As I continue to encounter these situations, I feel that my perspective has changed. Before, I worried about whether I was rushing discussions about end-of-life care and whether I was making the right call to tell patients and their families that further medical care was futile. With the understanding that potential life-sustaining measures could be stopped based on what I told patients and their families, I wanted to make sure that the judgment call I was making was a good one. One of my beliefs is that God is the author of life, and by extension, the One who ultimately determines the time of a person’s death. With this belief guiding some of my perspectives on end-of-life care and patients’ final days, I hoped that, in these tough discussions, I was making a decision that was close to what God would have wanted. It’s a powerful responsibility to determine when it’s medically unfeasible to continue life-sustaining measures. That responsibility has periodically brought me to my knees in private as I thought of the spiritual perspectives that were connected to how I approached these conversations.
Now, my perspective focuses more on preserving the dignity of the patient in his or her final moments. I think it’s lost upon us frequently, but we need to take a step back and realize that we are one of the last people that these patients will see in their lives. Frequently, we become a part of one of the most personal experiences a person will ever go through as they confront their own mortality in a real way. In these moments, they are looking for hope, mercy, love, and compassion — things that my Christian faith teaches me to extend to others at their most difficult moments. Rather than thinking that this is just the job of their family members, maybe we should realize that we can provide these things to them in their final moments through how we care for them. I think many people will agree, irrespective of personal worldviews, that we should have hope, mercy, love, and compassion guiding how we care for patients in their final moments, out of the hope that their final days on this Earth will be peaceful ones.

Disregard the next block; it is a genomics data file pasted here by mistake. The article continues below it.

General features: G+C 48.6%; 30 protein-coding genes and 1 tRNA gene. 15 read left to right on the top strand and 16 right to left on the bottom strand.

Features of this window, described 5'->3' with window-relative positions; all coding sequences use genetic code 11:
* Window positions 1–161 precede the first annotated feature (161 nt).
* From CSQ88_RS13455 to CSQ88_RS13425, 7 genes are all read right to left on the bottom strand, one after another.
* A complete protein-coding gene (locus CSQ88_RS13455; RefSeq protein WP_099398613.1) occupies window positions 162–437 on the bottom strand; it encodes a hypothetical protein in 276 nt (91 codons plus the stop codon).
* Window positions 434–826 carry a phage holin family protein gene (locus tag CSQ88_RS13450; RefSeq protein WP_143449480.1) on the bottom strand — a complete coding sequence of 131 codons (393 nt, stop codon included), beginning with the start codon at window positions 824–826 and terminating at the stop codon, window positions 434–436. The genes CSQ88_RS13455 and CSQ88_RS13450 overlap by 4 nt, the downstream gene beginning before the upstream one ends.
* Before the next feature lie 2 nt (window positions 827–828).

Chiduzie Madubata is a cardiologist. This article originally appeared in the Doximity’s Op-(m)ed.
Image credit: Shutterstock.com